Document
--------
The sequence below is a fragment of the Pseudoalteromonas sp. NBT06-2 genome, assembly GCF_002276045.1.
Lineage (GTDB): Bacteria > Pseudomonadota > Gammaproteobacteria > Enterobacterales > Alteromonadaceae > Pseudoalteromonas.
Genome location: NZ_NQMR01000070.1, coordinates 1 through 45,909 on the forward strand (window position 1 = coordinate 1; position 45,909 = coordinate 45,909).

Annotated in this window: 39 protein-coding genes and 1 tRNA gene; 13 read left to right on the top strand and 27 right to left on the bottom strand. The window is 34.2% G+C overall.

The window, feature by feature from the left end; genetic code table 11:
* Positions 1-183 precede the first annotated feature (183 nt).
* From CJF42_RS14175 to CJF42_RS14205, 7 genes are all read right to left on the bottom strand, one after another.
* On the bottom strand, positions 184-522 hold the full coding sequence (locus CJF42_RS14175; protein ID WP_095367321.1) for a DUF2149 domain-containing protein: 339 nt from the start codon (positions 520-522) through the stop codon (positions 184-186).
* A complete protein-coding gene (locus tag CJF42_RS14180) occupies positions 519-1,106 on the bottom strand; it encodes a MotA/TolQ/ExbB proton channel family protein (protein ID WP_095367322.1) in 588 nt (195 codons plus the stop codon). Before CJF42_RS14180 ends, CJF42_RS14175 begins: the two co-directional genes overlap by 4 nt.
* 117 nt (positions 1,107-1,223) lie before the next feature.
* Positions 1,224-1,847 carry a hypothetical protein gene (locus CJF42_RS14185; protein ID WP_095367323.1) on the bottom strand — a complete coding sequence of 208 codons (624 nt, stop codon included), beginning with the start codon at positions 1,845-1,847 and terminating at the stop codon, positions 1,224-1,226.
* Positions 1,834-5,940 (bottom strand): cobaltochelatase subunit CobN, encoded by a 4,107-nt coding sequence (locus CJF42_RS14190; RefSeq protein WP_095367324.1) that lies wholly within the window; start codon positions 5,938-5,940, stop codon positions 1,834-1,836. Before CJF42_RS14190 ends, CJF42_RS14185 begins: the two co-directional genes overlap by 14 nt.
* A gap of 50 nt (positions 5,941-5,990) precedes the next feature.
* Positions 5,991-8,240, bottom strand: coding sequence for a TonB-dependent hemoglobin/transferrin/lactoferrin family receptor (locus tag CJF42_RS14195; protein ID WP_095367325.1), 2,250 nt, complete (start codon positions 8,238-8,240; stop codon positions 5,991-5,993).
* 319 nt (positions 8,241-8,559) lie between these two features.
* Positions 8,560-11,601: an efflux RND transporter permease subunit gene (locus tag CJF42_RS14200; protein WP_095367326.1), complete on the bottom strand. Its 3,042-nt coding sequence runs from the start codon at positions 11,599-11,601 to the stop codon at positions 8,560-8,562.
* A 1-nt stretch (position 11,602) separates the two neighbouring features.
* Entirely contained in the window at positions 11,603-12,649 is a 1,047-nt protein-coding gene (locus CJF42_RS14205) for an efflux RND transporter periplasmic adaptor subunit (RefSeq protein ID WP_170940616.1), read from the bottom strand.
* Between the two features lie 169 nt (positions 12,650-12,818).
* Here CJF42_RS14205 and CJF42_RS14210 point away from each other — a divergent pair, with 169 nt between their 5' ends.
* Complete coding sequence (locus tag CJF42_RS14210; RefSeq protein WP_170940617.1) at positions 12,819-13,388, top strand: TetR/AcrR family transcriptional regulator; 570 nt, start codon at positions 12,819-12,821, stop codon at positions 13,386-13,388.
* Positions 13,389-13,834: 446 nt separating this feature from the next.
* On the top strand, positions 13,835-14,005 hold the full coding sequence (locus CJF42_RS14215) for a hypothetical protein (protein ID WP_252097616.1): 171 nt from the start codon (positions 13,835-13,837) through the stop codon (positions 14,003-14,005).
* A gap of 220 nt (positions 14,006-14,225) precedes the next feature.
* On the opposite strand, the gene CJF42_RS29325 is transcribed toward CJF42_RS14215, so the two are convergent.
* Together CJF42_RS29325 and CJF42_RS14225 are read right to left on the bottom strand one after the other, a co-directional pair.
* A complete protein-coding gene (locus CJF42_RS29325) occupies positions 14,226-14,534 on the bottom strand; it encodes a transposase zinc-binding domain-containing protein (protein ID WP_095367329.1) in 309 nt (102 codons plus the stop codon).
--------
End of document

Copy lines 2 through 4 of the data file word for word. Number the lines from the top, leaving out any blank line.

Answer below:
Lineage (GTDB): Bacteria > Pseudomonadota > Gammaproteobacteria > Enterobacterales > Alteromonadaceae > Pseudoalteromonas.
Genome location: NZ_NQMR01000070.1, coordinates 1 through 45,909 on the forward strand (window position 1 = coordinate 1; position 45,909 = coordinate 45,909).

Annotated in this window: 39 protein-coding genes and 1 tRNA gene; 13 read left to right on the top strand and 27 right to left on the bottom strand. The window is 34.2% G+C overall.